Rhythmic Breathing

First published in Contemporary Haibun Online 13:2, July 2017. Originally written in September of 1996 at Asilomar in Pacific Grove, California (inspired by long-ago canoe trips in hinterland Manitoba), and revised in 1997 and 2000. The middle poem, written in January of 1992, also appeared in Modern Haiku 24:1 in 1993, in The Haiku Anthology (New York: Norton) in 1999, and in Wah 1:1, 2014 with a Punjabi translation.

                dense morning fog
                       paddles dripping, we drift
                       among loon calls

The canoe bumps a half-submerged log and she turns to glance at me. Gently I toss her the water bottle, and she slowly unscrews the top, tips it back, and swallows till drips run from her chin. I do a j-stroke on the right side of the canoe, and suddenly a bird we don’t see disappears under the surface in the duckweed at the bend. A red-winged blackbird sways on a cattail stalk, then rushes away as our boat drifts closer. She lowers the bottle, wipes her chin with the back of her hand, and reaches to steady her paddle lying across the bow. The fog seems to thicken and I wonder if we will see the bird come up from the shallows. I swing my paddle out of the water, a trailing weed drips in front of my knees, and I sink the paddle into the current, stroking on the left side.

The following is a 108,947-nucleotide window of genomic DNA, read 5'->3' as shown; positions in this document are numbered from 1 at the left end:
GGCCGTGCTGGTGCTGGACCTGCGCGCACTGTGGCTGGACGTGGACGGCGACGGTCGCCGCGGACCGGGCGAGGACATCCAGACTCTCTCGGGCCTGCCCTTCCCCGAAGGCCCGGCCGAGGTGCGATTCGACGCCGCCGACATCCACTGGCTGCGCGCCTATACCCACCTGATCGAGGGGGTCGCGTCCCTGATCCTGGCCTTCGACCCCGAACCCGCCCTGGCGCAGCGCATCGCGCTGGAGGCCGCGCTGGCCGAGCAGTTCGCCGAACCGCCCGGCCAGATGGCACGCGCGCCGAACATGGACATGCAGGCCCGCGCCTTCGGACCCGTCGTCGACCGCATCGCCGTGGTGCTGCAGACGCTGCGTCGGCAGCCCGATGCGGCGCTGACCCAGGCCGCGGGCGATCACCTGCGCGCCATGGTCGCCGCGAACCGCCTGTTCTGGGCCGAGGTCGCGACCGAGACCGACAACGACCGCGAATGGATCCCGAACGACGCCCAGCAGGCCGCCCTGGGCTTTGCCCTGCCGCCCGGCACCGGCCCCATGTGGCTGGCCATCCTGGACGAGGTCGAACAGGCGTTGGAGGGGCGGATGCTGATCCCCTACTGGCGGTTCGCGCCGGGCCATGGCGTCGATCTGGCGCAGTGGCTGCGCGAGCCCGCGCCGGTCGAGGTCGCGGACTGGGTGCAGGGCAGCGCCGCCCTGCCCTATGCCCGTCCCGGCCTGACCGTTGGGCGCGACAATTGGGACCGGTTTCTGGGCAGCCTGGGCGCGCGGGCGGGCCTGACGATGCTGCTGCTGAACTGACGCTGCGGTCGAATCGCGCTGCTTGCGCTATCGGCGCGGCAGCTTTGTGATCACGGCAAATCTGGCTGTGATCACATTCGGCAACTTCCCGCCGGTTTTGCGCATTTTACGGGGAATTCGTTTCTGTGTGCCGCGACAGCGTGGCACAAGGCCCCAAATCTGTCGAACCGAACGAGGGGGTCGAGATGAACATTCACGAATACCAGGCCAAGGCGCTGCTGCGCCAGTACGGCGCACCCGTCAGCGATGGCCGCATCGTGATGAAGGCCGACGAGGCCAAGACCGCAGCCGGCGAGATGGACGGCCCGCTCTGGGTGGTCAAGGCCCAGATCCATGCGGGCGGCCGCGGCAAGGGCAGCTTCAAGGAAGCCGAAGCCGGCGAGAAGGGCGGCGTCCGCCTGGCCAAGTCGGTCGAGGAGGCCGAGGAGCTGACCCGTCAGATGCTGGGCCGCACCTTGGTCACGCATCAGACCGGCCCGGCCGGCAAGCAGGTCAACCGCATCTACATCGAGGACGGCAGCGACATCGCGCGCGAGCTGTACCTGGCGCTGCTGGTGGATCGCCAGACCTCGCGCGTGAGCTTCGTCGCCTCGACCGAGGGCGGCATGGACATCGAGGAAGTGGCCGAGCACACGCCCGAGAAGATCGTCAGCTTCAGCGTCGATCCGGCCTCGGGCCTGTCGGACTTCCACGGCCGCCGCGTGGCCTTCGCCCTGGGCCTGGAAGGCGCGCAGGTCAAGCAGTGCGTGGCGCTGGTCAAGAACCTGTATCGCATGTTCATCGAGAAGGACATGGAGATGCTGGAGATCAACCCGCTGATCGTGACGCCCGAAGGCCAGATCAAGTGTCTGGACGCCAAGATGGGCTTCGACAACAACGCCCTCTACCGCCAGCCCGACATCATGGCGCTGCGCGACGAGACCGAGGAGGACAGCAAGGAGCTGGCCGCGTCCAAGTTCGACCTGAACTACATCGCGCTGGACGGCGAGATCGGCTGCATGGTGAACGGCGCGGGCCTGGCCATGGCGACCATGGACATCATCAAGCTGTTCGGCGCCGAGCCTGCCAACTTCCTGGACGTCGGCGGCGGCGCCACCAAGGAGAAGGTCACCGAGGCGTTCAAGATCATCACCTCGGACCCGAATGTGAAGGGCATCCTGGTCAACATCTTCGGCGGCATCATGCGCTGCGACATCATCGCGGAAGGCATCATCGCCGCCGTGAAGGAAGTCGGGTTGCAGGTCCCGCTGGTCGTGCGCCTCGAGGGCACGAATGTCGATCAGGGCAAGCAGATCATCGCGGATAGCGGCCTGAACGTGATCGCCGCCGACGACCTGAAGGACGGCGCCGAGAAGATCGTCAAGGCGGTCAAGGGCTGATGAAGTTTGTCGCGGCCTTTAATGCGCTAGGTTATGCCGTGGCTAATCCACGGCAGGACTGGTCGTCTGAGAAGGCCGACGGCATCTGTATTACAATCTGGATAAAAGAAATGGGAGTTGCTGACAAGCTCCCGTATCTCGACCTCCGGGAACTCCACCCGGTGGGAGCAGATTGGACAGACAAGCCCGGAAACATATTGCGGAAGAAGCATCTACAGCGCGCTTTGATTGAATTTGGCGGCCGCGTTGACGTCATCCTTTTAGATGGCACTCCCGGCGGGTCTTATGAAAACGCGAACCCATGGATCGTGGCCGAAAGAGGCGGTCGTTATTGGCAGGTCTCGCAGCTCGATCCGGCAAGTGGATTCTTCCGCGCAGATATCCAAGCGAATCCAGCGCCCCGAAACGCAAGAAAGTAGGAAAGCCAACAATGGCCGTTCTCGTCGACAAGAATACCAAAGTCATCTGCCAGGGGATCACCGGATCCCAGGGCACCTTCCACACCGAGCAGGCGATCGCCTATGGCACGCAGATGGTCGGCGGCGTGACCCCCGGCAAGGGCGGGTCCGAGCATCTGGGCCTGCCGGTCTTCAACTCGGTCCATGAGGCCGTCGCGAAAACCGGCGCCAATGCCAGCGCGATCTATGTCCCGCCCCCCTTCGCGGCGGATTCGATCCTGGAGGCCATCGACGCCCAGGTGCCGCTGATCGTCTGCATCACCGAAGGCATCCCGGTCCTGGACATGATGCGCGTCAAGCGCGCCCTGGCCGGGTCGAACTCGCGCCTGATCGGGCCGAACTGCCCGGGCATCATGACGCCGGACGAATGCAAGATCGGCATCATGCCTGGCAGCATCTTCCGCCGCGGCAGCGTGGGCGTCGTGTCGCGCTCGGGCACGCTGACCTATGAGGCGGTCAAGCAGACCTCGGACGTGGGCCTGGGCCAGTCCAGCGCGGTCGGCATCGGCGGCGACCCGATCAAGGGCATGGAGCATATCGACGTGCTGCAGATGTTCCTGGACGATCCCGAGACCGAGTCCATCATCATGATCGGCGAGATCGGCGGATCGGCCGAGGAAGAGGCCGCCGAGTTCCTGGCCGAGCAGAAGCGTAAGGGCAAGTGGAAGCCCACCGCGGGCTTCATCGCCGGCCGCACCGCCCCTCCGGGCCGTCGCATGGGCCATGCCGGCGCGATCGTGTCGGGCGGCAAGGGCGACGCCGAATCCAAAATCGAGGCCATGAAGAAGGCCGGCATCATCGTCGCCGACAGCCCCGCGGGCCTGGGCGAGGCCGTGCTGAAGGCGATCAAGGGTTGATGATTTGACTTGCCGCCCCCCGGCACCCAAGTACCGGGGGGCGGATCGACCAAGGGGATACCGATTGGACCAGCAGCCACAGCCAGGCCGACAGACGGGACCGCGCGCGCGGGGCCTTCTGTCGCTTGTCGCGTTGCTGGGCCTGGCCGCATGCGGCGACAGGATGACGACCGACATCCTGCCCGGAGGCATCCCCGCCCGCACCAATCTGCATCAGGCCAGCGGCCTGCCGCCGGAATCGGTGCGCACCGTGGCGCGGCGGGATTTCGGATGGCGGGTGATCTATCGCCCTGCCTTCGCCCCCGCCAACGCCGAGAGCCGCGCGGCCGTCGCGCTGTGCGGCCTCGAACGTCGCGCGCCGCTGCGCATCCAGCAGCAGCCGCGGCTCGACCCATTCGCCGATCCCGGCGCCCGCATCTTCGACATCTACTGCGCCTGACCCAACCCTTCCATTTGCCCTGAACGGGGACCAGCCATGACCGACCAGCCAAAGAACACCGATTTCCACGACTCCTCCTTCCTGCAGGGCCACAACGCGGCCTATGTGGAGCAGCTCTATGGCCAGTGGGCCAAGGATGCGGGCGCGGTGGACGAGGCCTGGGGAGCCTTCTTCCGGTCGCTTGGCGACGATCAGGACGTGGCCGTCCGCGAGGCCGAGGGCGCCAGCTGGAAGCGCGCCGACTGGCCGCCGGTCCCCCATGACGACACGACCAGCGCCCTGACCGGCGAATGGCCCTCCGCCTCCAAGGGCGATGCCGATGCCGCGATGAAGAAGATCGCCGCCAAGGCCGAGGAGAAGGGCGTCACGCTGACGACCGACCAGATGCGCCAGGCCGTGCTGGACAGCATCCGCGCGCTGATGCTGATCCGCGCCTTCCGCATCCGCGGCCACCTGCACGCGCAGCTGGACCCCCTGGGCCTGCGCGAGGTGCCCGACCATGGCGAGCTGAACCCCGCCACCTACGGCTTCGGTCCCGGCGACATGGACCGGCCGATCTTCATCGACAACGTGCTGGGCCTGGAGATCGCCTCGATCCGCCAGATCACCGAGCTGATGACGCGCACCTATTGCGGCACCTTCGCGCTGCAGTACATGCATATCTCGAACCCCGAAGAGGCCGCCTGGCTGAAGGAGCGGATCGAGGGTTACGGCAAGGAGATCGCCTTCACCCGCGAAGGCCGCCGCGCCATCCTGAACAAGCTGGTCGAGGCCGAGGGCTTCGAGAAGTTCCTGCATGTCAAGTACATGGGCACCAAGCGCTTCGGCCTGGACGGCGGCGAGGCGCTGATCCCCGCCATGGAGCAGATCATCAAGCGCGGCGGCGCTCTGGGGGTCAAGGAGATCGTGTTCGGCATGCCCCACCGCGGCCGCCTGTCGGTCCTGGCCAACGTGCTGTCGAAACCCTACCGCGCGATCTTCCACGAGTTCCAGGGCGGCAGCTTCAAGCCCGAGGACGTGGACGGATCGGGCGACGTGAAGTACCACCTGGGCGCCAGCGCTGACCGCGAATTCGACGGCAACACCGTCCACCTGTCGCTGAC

morning bird song—
                my paddle slips
                into its reflection

Soon we are both paddling again and, as our ripples reach the shore reeds, it seems the fog has thinned. Our palms are sore (“I think I’m getting a small blister,” she said an hour ago), but we paddle firmly and in unison. The portage at the falls lies a mile ahead where we’ll pull out for a lunch of apples and watercress sandwiches.

                our rhythmic breathing—
                between lily pads
                a motionless trout